Marcio Jose Sanchez / AP

The job of teaching is often cited as one that won't be replaced by artificial intelligence. But according to Joseph Qualls, an AI researcher at the University of Idaho, education, especially the early-childhood variety, is ripe for transformation through AI.

The money quote: "I see people starting to interact with AI when they're very young. It could be in the form of a teddy bear that begins to build a profile of you, and that profile can help guide how you learn throughout your life," he tells Smithsonian Magazine. "From the profile, the AI could help build a better educational experience. That's really where I think this is going to go over the next 10 to 20 years."

Ethical concerns: Qualls says that we should be careful about implementing AI in the education system, so that students aren't pigeonholed. For instance, "[the AI program] tells me my child has a tendency to be very mathematically oriented, but she also shows an aptitude for drawing," Qualls says. "Based on the data it has, the machine applies a weight to certain things about this person. And, we really can't explain why it does what it does. That's why I'm always telling people that we have to build this system in a way that it doesn't box a person in."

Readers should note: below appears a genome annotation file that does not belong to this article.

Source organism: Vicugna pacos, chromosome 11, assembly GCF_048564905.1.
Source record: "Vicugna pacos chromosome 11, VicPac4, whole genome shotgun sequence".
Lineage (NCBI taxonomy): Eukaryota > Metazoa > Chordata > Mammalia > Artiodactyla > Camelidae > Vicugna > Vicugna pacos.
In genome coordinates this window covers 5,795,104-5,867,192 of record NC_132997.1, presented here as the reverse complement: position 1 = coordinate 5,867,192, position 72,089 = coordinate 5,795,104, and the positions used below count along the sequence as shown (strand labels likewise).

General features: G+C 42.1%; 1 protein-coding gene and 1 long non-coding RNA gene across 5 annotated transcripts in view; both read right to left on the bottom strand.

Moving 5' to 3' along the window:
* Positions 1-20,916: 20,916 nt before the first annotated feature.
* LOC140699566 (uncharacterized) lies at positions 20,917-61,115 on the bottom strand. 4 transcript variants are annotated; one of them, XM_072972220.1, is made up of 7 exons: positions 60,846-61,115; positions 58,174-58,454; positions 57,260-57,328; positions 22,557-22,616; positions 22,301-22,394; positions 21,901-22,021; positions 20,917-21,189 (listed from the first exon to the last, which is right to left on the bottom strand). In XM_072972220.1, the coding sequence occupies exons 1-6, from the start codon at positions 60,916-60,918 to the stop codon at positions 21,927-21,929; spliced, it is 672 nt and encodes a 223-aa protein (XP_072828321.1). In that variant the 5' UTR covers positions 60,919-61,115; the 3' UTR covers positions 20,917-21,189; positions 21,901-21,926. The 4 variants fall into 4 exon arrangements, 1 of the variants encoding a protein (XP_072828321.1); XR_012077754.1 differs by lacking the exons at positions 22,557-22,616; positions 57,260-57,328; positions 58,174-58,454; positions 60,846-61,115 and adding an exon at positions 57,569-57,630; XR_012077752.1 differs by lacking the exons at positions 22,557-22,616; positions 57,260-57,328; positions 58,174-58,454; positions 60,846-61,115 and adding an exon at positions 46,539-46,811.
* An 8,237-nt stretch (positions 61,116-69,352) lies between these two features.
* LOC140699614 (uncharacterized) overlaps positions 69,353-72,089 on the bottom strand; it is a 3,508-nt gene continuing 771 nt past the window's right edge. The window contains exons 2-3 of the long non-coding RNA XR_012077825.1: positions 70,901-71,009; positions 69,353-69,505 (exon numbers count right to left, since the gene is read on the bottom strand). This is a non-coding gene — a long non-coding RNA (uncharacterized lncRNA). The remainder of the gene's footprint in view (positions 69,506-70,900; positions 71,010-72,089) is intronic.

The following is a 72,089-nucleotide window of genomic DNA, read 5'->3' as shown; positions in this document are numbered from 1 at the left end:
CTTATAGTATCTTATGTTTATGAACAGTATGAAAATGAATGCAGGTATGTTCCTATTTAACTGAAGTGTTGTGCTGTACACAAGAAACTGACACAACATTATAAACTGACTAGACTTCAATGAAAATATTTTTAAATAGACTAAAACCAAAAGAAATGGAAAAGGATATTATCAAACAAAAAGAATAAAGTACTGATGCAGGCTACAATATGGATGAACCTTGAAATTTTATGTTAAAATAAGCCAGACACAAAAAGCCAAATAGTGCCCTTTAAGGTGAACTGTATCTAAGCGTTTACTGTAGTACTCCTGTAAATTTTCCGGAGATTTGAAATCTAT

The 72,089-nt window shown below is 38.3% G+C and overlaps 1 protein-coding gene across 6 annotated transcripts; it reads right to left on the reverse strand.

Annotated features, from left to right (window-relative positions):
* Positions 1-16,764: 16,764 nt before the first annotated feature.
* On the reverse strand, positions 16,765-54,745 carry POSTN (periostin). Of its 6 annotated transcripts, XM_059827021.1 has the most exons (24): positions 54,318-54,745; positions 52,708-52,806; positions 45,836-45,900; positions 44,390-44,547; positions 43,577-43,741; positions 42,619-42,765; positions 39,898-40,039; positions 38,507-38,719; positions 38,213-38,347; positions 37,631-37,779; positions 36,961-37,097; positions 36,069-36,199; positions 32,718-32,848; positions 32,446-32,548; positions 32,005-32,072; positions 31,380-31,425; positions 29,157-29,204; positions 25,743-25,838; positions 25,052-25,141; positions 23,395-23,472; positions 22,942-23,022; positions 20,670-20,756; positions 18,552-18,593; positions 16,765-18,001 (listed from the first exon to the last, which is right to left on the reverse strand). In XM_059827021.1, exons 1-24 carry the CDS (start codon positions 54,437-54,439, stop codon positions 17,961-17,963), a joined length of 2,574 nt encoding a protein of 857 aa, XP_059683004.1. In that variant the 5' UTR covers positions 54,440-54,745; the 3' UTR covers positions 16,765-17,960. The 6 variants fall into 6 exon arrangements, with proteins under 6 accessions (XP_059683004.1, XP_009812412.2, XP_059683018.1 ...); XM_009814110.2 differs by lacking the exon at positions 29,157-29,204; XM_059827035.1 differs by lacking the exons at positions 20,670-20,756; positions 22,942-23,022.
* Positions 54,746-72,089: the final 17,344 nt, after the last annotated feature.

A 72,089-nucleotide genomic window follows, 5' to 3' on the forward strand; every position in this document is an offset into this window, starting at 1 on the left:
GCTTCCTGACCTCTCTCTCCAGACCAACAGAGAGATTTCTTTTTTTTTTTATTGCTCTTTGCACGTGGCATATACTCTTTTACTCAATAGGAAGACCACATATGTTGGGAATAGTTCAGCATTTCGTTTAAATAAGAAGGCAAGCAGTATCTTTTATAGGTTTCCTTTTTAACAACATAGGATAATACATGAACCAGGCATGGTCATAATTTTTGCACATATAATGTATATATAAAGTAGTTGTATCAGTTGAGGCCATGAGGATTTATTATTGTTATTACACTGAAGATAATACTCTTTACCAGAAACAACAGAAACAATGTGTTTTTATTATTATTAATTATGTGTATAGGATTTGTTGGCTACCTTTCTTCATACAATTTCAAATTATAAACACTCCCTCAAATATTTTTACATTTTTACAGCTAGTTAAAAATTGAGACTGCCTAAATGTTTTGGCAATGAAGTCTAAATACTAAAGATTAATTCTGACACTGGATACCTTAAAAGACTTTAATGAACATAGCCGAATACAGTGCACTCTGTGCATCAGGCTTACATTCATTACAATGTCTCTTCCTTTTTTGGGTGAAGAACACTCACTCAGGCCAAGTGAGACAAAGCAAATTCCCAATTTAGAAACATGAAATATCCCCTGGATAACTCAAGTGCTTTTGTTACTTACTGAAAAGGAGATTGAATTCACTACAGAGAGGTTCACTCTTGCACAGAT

The role of the teacher: Qualls says that in the future, teachers will serve as monitors of AI systems that develop personalized curricula. "They'll become more data scientists who understand the AI and can evaluate the data about how students are learning," he says. " You're going to need someone who's an expert watching the data and watching the student. There will need to be a human in the loop for some time, maybe for at least 20 years."

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